Intro to Amos

Amos  •  Sermon  •  Submitted   •  Presented   •  1:03:06
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The 1st of the writing prophets. The first prophet to have his collection of prophecies written out on a book for the people of God to read throughout the centuries.
For some context Amos prophesies less than 40 years after Elisha died. Amos would be on the scene during the time of 2 Kings 14-15, as well as 2 Chronicles 26
Amos is only known from this book. Although he prophesies in the days of the Uzziah king of Judah (who started well as king at age 16 but later became arrogant and tried to offer incense on the incense altar and lived the rest of his days as a leper) and Jereboam (II) king of Israel he is not mentioned in the books of Kings or Chronicles.
By the time Amos comes on the scene the kingdom had been divided for 150 years. If you recall from our time in 2 Kings both Judah and Israel were politically, militarily, and financially well off during those days. Unfortunately Israel was full of idolatry and though they were doing pretty well from the outside, they were in bad shape spiritually which is why God was sending His prophets to warn and correct them.
Besides all of the idolatry and extravagant living, the wealthy powerful elites of the day were incredibly oppressive to the poor, sick and needy, and Amos was there to deliver a rebuke and warning of God’s coming judgement because of that behaviour in the land.
Essentially Amos comes with a word from God for His people to repent immediately and return to Him and His laws. The people were to repent of their sin and outward religious hypocrisy and return to God’s standard of justice and mercy.
Even though the people were so wicked against God and were completely deserving of His judgement and punishment, God would also give Amos the message of His faithfulness despite their lack of faithfulness. God will announce through Amos that He will once again remember His covenant with Israel and restore them to Himself.
We will see much more about that in a few weeks when we study Hosea next after we finish Amos.
Amos = burden bearer
Amos’ prophetic ministry was mostly to warn of the coming judgement upon Israel and her neighbors. So Amos most definitely carries a burden to go along with His name.

Verses 1

The incredible thing about Amos is that he was a regular guy with a regular occupation who called uniquely called for a unique mission of taking His word to people.
When Amos calls himself a herdsman or sheep breeder he uses an usual word that isn’t the normal word for shepherd but rather a word that is used elsewhere in the OT for a person who owns the herds.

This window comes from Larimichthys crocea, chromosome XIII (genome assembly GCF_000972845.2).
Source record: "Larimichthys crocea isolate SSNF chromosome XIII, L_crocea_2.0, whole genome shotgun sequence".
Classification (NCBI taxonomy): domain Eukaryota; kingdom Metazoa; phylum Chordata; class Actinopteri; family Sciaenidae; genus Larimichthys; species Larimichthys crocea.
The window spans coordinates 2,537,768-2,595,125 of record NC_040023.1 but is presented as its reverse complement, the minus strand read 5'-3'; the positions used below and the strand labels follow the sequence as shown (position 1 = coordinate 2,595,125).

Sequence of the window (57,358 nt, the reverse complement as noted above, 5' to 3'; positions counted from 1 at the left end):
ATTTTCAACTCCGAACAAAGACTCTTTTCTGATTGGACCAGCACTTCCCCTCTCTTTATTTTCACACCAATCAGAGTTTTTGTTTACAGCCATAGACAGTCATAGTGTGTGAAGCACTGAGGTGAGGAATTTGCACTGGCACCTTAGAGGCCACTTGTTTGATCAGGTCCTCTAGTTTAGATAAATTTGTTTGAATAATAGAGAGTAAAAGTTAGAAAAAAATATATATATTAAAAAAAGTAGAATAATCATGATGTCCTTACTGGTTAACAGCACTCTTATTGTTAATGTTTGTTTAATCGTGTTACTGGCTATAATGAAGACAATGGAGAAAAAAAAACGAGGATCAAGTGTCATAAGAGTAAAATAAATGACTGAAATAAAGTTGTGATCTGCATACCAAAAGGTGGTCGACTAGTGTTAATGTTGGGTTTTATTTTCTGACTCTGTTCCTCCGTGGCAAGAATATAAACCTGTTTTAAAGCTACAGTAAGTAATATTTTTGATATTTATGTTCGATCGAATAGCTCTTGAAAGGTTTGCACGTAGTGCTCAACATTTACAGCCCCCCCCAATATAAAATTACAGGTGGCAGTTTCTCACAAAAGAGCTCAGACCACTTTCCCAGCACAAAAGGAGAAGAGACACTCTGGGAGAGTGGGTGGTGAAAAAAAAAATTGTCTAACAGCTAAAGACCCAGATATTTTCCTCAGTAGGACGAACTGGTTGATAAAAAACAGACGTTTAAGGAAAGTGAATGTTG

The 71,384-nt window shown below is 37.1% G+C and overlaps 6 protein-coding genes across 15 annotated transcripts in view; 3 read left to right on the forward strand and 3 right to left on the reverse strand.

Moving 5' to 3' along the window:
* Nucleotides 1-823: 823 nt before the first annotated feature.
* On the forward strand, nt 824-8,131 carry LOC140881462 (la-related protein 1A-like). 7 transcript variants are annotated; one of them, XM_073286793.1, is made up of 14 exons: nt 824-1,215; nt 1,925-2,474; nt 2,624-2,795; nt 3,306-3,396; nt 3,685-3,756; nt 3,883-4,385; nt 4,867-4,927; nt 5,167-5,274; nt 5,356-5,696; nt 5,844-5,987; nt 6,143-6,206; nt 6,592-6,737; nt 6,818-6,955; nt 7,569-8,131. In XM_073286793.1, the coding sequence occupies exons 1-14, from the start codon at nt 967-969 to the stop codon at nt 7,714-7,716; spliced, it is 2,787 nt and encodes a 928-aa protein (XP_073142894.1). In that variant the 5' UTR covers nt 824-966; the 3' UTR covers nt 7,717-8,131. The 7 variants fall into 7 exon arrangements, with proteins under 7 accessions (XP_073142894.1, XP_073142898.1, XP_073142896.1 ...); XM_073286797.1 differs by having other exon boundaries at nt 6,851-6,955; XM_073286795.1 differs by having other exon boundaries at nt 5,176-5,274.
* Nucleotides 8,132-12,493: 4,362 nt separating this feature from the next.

2 Kings 3:4 CSB
4 King Mesha of Moab was a sheep breeder. He used to pay the king of Israel one hundred thousand lambs and the wool of one hundred thousand rams,
he Hebrew word literally means one who raises sheep.
This is important especially considering that shepherds were typically uneducated illiterate people yet Amos writes like a highly educated man.
Later in chapter 7 Amos will again say that he has no formal training, but was a herdsman or sheepbreeder as some translations have it.
Amos 7:14–15 CSB
14 So Amos answered Amaziah, “I was not a prophet or the son of a prophet; rather, I was a herdsman, and I took care of sycamore figs. 15 But the Lord took me from following the flock and said to me, ‘Go, prophesy to my people Israel.’ ”
Unless Amos attended the school of the prophets that Elijah and later Elisha oversaw, it would seem that Amos had no formal Bible education to speak of. He like most of us was simply a man who loved the Lord and His word and was willing to do whatever the Lord asked him to do.
What he saw - The Lord gave these prophesies to Amos by way of visions and he took the word of God to the people that God sent him to.
Tekoa - about 10 miles south of Jerusalem. It seems that Amos delivered his messages at Bethel which was as you might remember a highly idolatrous place.
Bethel was one of the 2 cities that King Jeroboam set up golden calves for the Israelites to worship because he was fearful that they might go to Jerusalem to worship God at the temple.
Jeroboam made it look to the people as if he had provided convenient locations for them to go and worship but as you might remember from our study in 1-2 Kings he actually setup not just false idols with the golden calves, but also false priests, false religious holidays, and a false sense of salvation.
So as Amos will deliver the messages that God gave him at Bethel he is in a spiritually dark place. In fact later on we will see Amos get kicked out of Bethel for proclaiming the word of God there...
Amos 7:10–13 CSB
10 Amaziah the priest of Bethel sent word to King Jeroboam of Israel, saying, “Amos has conspired against you right here in the house of Israel. The land cannot endure all his words, 11 for Amos has said this: ‘Jeroboam will die by the sword, and Israel will certainly go into exile from its homeland.’ ” 12 Then Amaziah said to Amos, “Go away, you seer! Flee to the land of Judah. Earn your living and give your prophecies there, 13 but don’t ever prophesy at Bethel again, for it is the king’s sanctuary and a royal temple.”
Notice that Amos prophesies what he saw regarding Israel
Amos was primarily a prophet sent to rebellious and idolatrous Israel. He will prophecy to other nations as well, but his primary message was to Israel.

Verse 2

In chapters 1-2 Amos will proclaim a message of judgement against some of the neighboring Gentile nations as well as against Israel and Judah.